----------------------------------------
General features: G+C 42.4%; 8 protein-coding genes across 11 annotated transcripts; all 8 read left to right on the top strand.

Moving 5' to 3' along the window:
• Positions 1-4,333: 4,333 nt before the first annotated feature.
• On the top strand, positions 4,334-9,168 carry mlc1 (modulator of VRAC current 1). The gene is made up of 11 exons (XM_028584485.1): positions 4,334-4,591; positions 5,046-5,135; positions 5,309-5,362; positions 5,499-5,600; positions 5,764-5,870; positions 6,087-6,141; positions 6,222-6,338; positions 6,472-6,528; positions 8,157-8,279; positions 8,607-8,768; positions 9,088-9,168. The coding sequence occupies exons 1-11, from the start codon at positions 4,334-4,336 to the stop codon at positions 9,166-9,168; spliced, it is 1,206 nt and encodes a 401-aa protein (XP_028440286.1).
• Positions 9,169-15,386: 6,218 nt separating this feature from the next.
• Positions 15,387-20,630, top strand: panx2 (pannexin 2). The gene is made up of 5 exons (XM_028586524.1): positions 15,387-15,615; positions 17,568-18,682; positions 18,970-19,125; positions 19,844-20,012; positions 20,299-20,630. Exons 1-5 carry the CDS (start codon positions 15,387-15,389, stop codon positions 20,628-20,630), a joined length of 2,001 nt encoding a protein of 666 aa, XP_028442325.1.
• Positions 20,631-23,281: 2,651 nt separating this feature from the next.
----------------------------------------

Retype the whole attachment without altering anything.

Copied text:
General features: G+C 42.4%; 8 protein-coding genes across 11 annotated transcripts; all 8 read left to right on the top strand.

Moving 5' to 3' along the window:
• Positions 1-4,333: 4,333 nt before the first annotated feature.
• On the top strand, positions 4,334-9,168 carry mlc1 (modulator of VRAC current 1). The gene is made up of 11 exons (XM_028584485.1): positions 4,334-4,591; positions 5,046-5,135; positions 5,309-5,362; positions 5,499-5,600; positions 5,764-5,870; positions 6,087-6,141; positions 6,222-6,338; positions 6,472-6,528; positions 8,157-8,279; positions 8,607-8,768; positions 9,088-9,168. The coding sequence occupies exons 1-11, from the start codon at positions 4,334-4,336 to the stop codon at positions 9,166-9,168; spliced, it is 1,206 nt and encodes a 401-aa protein (XP_028440286.1).
• Positions 9,169-15,386: 6,218 nt separating this feature from the next.
• Positions 15,387-20,630, top strand: panx2 (pannexin 2). The gene is made up of 5 exons (XM_028586524.1): positions 15,387-15,615; positions 17,568-18,682; positions 18,970-19,125; positions 19,844-20,012; positions 20,299-20,630. Exons 1-5 carry the CDS (start codon positions 15,387-15,389, stop codon positions 20,628-20,630), a joined length of 2,001 nt encoding a protein of 666 aa, XP_028442325.1.
• Positions 20,631-23,281: 2,651 nt separating this feature from the next.